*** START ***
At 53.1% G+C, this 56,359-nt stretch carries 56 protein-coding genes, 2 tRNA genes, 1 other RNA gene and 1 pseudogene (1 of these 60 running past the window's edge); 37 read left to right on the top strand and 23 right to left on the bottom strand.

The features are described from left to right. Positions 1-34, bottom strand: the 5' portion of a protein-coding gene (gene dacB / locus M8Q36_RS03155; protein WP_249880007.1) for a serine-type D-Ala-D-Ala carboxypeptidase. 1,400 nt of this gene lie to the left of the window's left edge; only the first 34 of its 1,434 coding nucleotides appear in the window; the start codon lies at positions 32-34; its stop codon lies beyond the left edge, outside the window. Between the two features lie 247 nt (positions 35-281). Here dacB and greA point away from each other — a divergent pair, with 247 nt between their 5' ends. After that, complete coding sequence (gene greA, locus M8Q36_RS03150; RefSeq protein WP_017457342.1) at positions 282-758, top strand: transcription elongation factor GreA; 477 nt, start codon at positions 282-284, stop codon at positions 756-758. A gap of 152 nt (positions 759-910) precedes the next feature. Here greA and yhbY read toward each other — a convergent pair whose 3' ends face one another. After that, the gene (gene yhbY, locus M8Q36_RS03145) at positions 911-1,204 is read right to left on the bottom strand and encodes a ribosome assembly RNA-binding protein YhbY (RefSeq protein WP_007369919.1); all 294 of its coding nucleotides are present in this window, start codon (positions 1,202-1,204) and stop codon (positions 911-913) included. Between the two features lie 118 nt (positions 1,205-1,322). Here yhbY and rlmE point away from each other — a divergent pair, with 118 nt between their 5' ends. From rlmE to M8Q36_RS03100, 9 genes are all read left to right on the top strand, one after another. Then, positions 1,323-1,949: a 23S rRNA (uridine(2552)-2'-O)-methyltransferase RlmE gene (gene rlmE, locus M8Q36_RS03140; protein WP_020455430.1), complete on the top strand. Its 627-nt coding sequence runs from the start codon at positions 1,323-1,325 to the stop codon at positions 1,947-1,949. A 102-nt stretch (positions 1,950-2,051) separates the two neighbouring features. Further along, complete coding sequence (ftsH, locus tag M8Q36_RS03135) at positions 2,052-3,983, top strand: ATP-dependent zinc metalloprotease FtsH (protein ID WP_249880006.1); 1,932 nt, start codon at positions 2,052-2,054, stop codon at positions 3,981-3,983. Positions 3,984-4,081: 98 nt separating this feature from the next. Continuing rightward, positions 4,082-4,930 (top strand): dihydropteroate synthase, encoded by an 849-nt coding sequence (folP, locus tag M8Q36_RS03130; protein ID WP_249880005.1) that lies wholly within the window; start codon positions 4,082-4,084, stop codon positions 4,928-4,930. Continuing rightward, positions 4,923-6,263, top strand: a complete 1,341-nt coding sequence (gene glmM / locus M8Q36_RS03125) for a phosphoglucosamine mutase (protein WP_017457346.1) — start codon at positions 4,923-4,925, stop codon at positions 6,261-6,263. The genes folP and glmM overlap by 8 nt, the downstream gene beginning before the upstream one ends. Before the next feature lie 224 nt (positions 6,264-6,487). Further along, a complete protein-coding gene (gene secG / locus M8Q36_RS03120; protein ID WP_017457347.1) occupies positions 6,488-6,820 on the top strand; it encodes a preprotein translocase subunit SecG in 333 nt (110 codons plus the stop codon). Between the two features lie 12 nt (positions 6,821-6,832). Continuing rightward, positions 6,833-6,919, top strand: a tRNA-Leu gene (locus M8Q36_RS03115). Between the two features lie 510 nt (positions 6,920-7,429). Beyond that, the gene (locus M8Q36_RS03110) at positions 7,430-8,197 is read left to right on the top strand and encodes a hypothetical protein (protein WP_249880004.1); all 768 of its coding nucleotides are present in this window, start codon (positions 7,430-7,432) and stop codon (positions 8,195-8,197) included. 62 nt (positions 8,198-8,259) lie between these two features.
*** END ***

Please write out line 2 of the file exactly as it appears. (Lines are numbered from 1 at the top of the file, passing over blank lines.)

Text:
The features are described from left to right. Positions 1-34, bottom strand: the 5' portion of a protein-coding gene (gene dacB / locus M8Q36_RS03155; protein WP_249880007.1) for a serine-type D-Ala-D-Ala carboxypeptidase. 1,400 nt of this gene lie to the left of the window's left edge; only the first 34 of its 1,434 coding nucleotides appear in the window; the start codon lies at positions 32-34; its stop codon lies beyond the left edge, outside the window. Between the two features lie 247 nt (positions 35-281). Here dacB and greA point away from each other — a divergent pair, with 247 nt between their 5' ends. After that, complete coding sequence (gene greA, locus M8Q36_RS03150; RefSeq protein WP_017457342.1) at positions 282-758, top strand: transcription elongation factor GreA; 477 nt, start codon at positions 282-284, stop codon at positions 756-758. A gap of 152 nt (positions 759-910) precedes the next feature. Here greA and yhbY read toward each other — a convergent pair whose 3' ends face one another. After that, the gene (gene yhbY, locus M8Q36_RS03145) at positions 911-1,204 is read right to left on the bottom strand and encodes a ribosome assembly RNA-binding protein YhbY (RefSeq protein WP_007369919.1); all 294 of its coding nucleotides are present in this window, start codon (positions 1,202-1,204) and stop codon (positions 911-913) included. Between the two features lie 118 nt (positions 1,205-1,322). Here yhbY and rlmE point away from each other — a divergent pair, with 118 nt between their 5' ends. From rlmE to M8Q36_RS03100, 9 genes are all read left to right on the top strand, one after another. Then, positions 1,323-1,949: a 23S rRNA (uridine(2552)-2'-O)-methyltransferase RlmE gene (gene rlmE, locus M8Q36_RS03140; protein WP_020455430.1), complete on the top strand. Its 627-nt coding sequence runs from the start codon at positions 1,323-1,325 to the stop codon at positions 1,947-1,949. A 102-nt stretch (positions 1,950-2,051) separates the two neighbouring features. Further along, complete coding sequence (ftsH, locus tag M8Q36_RS03135) at positions 2,052-3,983, top strand: ATP-dependent zinc metalloprotease FtsH (protein ID WP_249880006.1); 1,932 nt, start codon at positions 2,052-2,054, stop codon at positions 3,981-3,983. Positions 3,984-4,081: 98 nt separating this feature from the next. Continuing rightward, positions 4,082-4,930 (top strand): dihydropteroate synthase, encoded by an 849-nt coding sequence (folP, locus tag M8Q36_RS03130; protein ID WP_249880005.1) that lies wholly within the window; start codon positions 4,082-4,084, stop codon positions 4,928-4,930. Continuing rightward, positions 4,923-6,263, top strand: a complete 1,341-nt coding sequence (gene glmM / locus M8Q36_RS03125) for a phosphoglucosamine mutase (protein WP_017457346.1) — start codon at positions 4,923-4,925, stop codon at positions 6,261-6,263. The genes folP and glmM overlap by 8 nt, the downstream gene beginning before the upstream one ends. Before the next feature lie 224 nt (positions 6,264-6,487). Further along, a complete protein-coding gene (gene secG / locus M8Q36_RS03120; protein ID WP_017457347.1) occupies positions 6,488-6,820 on the top strand; it encodes a preprotein translocase subunit SecG in 333 nt (110 codons plus the stop codon). Between the two features lie 12 nt (positions 6,821-6,832). Continuing rightward, positions 6,833-6,919, top strand: a tRNA-Leu gene (locus M8Q36_RS03115). Between the two features lie 510 nt (positions 6,920-7,429). Beyond that, the gene (locus M8Q36_RS03110) at positions 7,430-8,197 is read left to right on the top strand and encodes a hypothetical protein (protein WP_249880004.1); all 768 of its coding nucleotides are present in this window, start codon (positions 7,430-7,432) and stop codon (positions 8,195-8,197) included. 62 nt (positions 8,198-8,259) lie between these two features.